Publications

In the Spotlight

  • ADB’s Open Access Website Now Online

    ADB has made all its economic and development research on Asia and the Pacific available under open access, a principle that promotes unrestricted online access to scholarly research so that it can be more widely distributed and used. The ADB Open Access Repository (OAR) will eventually include the complete current and back catalog of ADB research—well over 5,000 publications—dating back to 1966, the year ADB was established. Visit the OAR today.

  • Asian Development Outlook 2014 Supplement: Growth Hesitates in Developing Asia

    The growth outlook for developing Asia and the Pacific remains steady, even though momentum slowed in the second half of 2014, but the declining oil prices represent a golden opportunity for many beneficial reforms, ADB says in a new report.

  • Technologies to Support Climate Change Adaptation in Developing Asia

    Asia and the Pacific is expected to be hit hard by the impacts of climate change, with seven of the top ten vulnerable countries in the world being in the region. Showcasing technologies that can be used to address such impacts across the six sectors of agriculture, coastal resources, human health, transportation, water resources, and disaster risk management, this publication presents solutions that may serve to demystify the technologies surrounding adaptation options.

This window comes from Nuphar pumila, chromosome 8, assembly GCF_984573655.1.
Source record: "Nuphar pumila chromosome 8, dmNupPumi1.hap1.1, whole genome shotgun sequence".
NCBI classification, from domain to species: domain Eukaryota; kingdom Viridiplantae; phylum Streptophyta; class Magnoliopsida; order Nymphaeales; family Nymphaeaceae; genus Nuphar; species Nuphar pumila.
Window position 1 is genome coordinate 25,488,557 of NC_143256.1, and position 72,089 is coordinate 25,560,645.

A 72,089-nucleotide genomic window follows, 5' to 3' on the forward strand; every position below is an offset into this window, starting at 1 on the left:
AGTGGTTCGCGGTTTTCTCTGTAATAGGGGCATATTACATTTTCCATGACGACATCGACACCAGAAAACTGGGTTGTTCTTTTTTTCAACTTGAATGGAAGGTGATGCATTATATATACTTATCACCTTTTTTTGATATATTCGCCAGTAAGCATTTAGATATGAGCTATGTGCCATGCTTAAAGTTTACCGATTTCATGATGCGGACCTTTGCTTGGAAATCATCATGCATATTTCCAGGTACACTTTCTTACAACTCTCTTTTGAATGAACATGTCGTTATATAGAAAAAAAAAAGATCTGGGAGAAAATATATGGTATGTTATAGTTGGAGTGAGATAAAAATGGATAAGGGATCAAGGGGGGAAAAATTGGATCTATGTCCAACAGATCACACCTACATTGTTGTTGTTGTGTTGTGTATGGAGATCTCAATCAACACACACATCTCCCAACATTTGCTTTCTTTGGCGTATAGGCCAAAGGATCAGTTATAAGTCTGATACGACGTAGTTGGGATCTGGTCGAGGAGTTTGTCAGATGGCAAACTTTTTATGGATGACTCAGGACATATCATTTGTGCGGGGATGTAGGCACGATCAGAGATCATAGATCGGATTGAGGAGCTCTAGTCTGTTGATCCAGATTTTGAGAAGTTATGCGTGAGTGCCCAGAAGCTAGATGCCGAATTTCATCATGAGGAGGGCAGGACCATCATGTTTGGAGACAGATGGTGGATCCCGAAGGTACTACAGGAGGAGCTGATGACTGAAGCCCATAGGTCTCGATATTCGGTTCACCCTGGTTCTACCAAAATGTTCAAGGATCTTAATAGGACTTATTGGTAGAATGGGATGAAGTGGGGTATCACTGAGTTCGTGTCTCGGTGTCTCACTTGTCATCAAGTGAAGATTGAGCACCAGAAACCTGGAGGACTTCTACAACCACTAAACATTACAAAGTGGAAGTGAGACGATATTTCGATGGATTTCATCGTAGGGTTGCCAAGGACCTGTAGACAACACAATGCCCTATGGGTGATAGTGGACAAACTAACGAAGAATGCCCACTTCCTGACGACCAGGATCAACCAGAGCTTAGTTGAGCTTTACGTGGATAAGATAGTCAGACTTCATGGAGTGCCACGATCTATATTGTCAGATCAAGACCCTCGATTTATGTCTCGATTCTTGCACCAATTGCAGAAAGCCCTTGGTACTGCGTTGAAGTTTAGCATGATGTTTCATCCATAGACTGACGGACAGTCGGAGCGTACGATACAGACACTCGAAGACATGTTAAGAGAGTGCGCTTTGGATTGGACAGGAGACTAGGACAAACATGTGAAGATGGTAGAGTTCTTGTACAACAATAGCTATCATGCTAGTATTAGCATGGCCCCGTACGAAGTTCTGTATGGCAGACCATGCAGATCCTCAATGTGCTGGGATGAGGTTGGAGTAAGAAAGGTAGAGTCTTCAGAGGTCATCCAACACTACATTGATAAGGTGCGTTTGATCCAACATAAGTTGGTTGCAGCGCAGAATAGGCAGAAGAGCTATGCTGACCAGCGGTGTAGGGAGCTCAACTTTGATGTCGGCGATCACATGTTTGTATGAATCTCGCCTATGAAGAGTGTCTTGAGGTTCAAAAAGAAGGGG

• Asia Bond Monitor – November 2014

    Emerging East Asia’s local currency bond markets are resilient but a faster-than-expected US interest rate hike and a stronger dollar could pose problems. ADB's Asia Bond Monitor reviews recent developments in East Asian local currency bond markets along with the outlook, risks, and policy options. This latest Asia Bond Monitor includes a special section on the AsianBondsOnline Bond Market Liquidity Survey.

  • Asian Economic Integration Monitor – November 2014

    Slowing demand from advanced economies accentuates the need for Asia to rebalance its sources of growth more toward domestic and regional demand. Cross-border trade flows and investment bolstered Asia’s economic integration. Developing Asia’s resilient growth is partly due to stronger domestic and regional demand, although it varies across subregions.

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